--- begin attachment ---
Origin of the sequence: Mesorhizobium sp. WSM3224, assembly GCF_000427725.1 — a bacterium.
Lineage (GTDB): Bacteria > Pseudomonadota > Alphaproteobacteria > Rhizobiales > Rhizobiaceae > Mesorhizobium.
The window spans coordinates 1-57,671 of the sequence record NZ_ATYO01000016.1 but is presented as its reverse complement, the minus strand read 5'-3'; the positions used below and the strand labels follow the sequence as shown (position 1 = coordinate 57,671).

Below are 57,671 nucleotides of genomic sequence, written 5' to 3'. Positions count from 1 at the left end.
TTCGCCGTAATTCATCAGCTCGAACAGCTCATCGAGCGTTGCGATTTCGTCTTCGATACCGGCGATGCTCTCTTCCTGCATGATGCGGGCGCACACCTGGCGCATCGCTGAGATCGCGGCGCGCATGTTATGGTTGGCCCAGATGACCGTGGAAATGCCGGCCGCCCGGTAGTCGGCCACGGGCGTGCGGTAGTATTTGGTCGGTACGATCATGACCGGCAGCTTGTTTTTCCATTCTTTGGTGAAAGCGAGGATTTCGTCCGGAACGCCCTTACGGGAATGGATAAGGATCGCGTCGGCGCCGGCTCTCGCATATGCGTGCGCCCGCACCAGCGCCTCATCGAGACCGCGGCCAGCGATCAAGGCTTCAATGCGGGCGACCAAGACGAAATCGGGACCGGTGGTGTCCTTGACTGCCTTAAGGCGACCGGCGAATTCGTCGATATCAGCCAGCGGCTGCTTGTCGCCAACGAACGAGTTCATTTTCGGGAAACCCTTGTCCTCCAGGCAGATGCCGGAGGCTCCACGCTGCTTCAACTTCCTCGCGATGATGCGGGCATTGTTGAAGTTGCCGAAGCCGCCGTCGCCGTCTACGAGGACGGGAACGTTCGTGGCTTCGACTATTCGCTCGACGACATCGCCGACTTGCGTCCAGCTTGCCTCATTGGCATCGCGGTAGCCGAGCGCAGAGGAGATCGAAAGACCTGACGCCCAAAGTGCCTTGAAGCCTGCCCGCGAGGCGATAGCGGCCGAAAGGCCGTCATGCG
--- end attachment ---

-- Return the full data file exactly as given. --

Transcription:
Origin of the sequence: Mesorhizobium sp. WSM3224, assembly GCF_000427725.1 — a bacterium.
Lineage (GTDB): Bacteria > Pseudomonadota > Alphaproteobacteria > Rhizobiales > Rhizobiaceae > Mesorhizobium.
The window spans coordinates 1-57,671 of the sequence record NZ_ATYO01000016.1 but is presented as its reverse complement, the minus strand read 5'-3'; the positions used below and the strand labels follow the sequence as shown (position 1 = coordinate 57,671).

Below are 57,671 nucleotides of genomic sequence, written 5' to 3'. Positions count from 1 at the left end.
TTCGCCGTAATTCATCAGCTCGAACAGCTCATCGAGCGTTGCGATTTCGTCTTCGATACCGGCGATGCTCTCTTCCTGCATGATGCGGGCGCACACCTGGCGCATCGCTGAGATCGCGGCGCGCATGTTATGGTTGGCCCAGATGACCGTGGAAATGCCGGCCGCCCGGTAGTCGGCCACGGGCGTGCGGTAGTATTTGGTCGGTACGATCATGACCGGCAGCTTGTTTTTCCATTCTTTGGTGAAAGCGAGGATTTCGTCCGGAACGCCCTTACGGGAATGGATAAGGATCGCGTCGGCGCCGGCTCTCGCATATGCGTGCGCCCGCACCAGCGCCTCATCGAGACCGCGGCCAGCGATCAAGGCTTCAATGCGGGCGACCAAGACGAAATCGGGACCGGTGGTGTCCTTGACTGCCTTAAGGCGACCGGCGAATTCGTCGATATCAGCCAGCGGCTGCTTGTCGCCAACGAACGAGTTCATTTTCGGGAAACCCTTGTCCTCCAGGCAGATGCCGGAGGCTCCACGCTGCTTCAACTTCCTCGCGATGATGCGGGCATTGTTGAAGTTGCCGAAGCCGCCGTCGCCGTCTACGAGGACGGGAACGTTCGTGGCTTCGACTATTCGCTCGACGACATCGCCGACTTGCGTCCAGCTTGCCTCATTGGCATCGCGGTAGCCGAGCGCAGAGGAGATCGAAAGACCTGACGCCCAAAGTGCCTTGAAGCCTGCCCGCGAGGCGATAGCGGCCGAAAGGCCGTCATGCG